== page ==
Born in the U.S. South during the Jim Crow years, Bhante Suhita’s Catholic monastic vocation was ignited by the racial violence he encountered. At around age seven, he and a friend were playing in a wooded area familiar to them when they came upon a Black man hung from a tree, horribly disfigured.
Reading Thomas Merton as an early teen, he felt a strong calling to join the Trappists. He became one of the last of the “child monks” to enter the Catholic Trappist order and was a Trappist for ten years. After Vatican II, he left the cloister and traveled throughout Asia where he encountered the buddhadharma.
Although Bhante Suhita held a plethora of monastic ranks and achievements by the time of his death in 2013, including being the equivalent of a bishop in the Vietnamese Buddhist Church in the United States, he had just as many friends, including several families whose children he befriended and mentored. As a spiritual friend, Bhante taught through example. During some periods he’d call me two or three times a week for casual chats, and at other times he’d be gone for months on pilgrimages to Buddhist and Catholic shrines and temples around the world.
Bhante was extremely fluid and demonstrated anatta, nonself, in his entire way of being; as a natural consequence of his practice, he manifested in dazzlingly different ways. He could look like a frail, frightened elder clutching his shoulder bag while waiting for a bus, then a moment later he could become a roaring dharma lion. He could be enjoying his favorite foods—fried chicken and ice cream—then a moment later he could answer a question in a quiet way that demonstrated his vast knowledge of Buddhism.
Near the end of his life Bhante said to me, “I’m transgender.” He said it two or three times in the same evening to make sure I heard. I knew that he had been raised by his grandmother, the matriarch of the family, who was called Big Mama by all and who protected and encouraged him. I always suspected that he channeled Big Mama through his mannerisms and the way in which he spoke.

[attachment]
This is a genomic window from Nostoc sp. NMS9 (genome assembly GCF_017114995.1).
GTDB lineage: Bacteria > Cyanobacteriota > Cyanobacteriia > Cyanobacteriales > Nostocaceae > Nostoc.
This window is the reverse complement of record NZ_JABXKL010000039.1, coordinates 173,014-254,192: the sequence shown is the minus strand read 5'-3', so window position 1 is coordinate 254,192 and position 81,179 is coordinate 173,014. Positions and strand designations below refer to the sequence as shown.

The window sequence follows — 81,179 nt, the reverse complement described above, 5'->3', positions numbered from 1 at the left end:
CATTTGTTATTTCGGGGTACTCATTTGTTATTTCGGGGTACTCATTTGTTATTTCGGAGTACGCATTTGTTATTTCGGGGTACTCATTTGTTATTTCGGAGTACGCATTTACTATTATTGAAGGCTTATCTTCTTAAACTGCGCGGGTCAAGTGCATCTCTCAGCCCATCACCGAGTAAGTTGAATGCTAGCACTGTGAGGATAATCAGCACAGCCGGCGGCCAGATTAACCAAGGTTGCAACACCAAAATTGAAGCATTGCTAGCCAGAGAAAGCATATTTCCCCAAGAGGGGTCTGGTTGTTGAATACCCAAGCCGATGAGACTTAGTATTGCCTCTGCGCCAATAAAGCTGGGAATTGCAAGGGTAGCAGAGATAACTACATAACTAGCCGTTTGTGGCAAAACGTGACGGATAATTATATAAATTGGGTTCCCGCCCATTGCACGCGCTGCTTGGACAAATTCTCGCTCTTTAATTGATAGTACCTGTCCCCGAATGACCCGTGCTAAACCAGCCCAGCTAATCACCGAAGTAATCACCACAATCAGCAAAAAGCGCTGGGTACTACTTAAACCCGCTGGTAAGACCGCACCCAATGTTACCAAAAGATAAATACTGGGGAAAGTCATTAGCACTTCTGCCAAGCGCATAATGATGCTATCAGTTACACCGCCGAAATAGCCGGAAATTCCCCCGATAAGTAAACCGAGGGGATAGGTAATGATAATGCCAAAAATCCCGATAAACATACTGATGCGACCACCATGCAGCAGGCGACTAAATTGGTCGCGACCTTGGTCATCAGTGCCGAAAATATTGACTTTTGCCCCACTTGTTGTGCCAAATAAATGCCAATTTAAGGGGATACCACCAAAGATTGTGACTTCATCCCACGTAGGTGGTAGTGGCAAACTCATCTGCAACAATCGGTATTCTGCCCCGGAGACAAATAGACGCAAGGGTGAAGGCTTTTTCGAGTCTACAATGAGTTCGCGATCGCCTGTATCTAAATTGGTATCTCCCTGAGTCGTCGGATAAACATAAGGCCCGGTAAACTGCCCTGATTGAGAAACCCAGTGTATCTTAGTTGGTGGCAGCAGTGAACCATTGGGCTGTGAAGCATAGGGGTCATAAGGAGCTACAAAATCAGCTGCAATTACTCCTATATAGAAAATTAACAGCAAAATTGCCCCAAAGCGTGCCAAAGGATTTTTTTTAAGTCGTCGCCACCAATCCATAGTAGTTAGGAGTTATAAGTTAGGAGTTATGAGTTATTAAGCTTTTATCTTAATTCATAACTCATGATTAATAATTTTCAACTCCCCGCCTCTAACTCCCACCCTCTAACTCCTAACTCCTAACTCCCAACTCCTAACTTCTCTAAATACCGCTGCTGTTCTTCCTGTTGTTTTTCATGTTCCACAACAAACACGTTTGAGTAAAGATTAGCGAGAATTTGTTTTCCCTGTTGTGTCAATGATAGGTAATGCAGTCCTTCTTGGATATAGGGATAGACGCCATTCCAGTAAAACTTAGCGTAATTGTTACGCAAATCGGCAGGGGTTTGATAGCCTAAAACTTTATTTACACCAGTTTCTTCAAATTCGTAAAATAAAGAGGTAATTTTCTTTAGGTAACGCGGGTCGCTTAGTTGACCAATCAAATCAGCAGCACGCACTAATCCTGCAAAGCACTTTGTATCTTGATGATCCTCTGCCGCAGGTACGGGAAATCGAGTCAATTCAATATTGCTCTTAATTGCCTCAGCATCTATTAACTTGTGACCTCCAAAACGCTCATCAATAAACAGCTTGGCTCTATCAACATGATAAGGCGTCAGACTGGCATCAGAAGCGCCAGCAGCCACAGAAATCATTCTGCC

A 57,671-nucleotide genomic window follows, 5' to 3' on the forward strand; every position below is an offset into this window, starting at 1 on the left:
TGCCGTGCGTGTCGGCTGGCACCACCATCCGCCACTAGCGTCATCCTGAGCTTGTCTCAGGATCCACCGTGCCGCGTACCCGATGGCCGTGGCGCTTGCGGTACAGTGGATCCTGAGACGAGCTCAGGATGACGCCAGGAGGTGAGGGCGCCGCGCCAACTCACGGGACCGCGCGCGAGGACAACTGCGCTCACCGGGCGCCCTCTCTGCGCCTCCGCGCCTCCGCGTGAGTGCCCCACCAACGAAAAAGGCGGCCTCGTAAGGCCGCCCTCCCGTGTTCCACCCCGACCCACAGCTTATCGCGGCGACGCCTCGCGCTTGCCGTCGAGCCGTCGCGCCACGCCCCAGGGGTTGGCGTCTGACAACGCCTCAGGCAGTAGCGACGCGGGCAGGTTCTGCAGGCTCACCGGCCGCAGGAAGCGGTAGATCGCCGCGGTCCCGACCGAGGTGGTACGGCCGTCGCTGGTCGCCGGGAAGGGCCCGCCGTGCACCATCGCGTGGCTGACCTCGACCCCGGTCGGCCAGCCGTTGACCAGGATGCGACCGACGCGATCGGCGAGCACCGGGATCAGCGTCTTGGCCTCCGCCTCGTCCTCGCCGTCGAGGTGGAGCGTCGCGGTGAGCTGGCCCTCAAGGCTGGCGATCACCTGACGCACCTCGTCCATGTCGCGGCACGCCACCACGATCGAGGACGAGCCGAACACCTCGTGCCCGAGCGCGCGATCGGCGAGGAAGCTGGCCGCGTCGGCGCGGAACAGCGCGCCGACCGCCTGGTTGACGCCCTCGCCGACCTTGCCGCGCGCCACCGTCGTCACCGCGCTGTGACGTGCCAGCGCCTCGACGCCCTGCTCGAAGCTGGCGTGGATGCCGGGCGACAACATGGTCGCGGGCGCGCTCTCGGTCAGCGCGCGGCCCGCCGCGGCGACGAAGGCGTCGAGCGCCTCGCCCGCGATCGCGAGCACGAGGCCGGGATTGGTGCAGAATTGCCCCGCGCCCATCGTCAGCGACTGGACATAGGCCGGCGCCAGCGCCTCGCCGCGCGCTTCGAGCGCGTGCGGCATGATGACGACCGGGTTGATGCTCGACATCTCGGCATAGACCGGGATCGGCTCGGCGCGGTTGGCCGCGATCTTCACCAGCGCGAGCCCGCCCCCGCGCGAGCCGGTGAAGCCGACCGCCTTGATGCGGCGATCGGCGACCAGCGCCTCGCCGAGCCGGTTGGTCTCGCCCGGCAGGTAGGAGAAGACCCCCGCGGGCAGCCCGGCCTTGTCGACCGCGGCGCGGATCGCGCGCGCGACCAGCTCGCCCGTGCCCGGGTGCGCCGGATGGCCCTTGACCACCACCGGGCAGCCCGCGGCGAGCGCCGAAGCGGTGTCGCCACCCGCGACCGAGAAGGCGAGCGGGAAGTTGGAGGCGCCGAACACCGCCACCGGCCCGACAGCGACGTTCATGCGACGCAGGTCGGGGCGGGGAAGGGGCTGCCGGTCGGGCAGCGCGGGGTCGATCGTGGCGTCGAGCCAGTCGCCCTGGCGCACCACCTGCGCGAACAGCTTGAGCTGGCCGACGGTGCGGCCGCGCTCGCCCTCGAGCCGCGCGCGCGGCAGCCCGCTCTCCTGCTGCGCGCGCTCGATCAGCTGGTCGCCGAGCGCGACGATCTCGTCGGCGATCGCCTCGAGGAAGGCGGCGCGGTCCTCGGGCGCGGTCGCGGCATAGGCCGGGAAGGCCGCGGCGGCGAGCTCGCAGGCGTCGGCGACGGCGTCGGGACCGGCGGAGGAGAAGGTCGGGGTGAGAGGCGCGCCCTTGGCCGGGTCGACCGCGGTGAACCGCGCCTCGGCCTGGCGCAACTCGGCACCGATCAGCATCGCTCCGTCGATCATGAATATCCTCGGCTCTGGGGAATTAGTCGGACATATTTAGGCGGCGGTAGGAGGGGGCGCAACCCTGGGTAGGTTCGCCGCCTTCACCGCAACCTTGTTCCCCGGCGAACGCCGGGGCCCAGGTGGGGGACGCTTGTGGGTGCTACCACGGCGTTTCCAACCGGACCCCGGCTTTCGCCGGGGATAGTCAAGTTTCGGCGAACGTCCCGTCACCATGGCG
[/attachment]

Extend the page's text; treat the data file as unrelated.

Bhante delighted in being fluid in how he showed up in the world, yet was a very faithful, reliable friend. In other words, he was a one-of-a-kind person. He used to say, “What you see is what you get.” Then we would see so much and get so much.
By Sister Peace
Born in 1935 in Oklahoma, Leonard West subscribed to many, seemingly disparate philosophies in his life. He was a jazz-loving beatnik in the fifties and a passionate “servant to the people” in the Black Panther Party in the sixties. Leonard also lived for seven years in Nara, Japan, where he was introduced to Buddhism, and proudly served in the U.S. Marine Corps in Korea and Vietnam.
Like so many who’ve experienced war, Leonard suffered an addiction to drugs. Thanks to his meditation practice and his wife, Bennie, he was able to transform his addiction and helped countless others to do the same. He became an activist in the recovery community, sponsoring scores of men as well as working as a counselor for fellow veterans.
Leonard created a diverse body of work—photography, paintings, drawings, sculptures, and assemblages. He exhibited in galleries and shows throughout the Southeast and taught at the Memphis College of Art and the Firehouse Community Arts Academy of the Memphis Black Arts Alliance, where he was a charter member.
Bennie pointed out to me, “Everything in his life impacted him and came through his art. The Black Panther party helped open his eyes and his heart to other truths. If you look closely at his art, you’ll see symbolism of the struggles of Black people and how we’ve overcome or succumbed in one way or another to issues of racism in this country.”
Leonard celebrated Buddhism in his art as well, assembling various images of the enzo, among others. Leonard formed the Magnolia Sangha in Memphis and in 2005 was one of the first African American practitioners to be ordained as a member of the Order of Interbeing in the tradition of Thich Nhat Hanh.
I asked Dr. Leslie Gordon, a fellow Memphian, his thoughts about Leonard, his dharma mentor. “Buddhism made a big difference in his life,” says Gordon. “It was one of the foundational supports he had in the recognition and transformation of his addiction and other suffering. It changed his perspective, and it changed his life.”
Leonard passed in 2011 after a long battle with colon cancer. Relaxing at home as his time approached, he was listening to Miles Davis’s “Round Midnight” when he slipped through the veil. And it was, indeed, around midnight.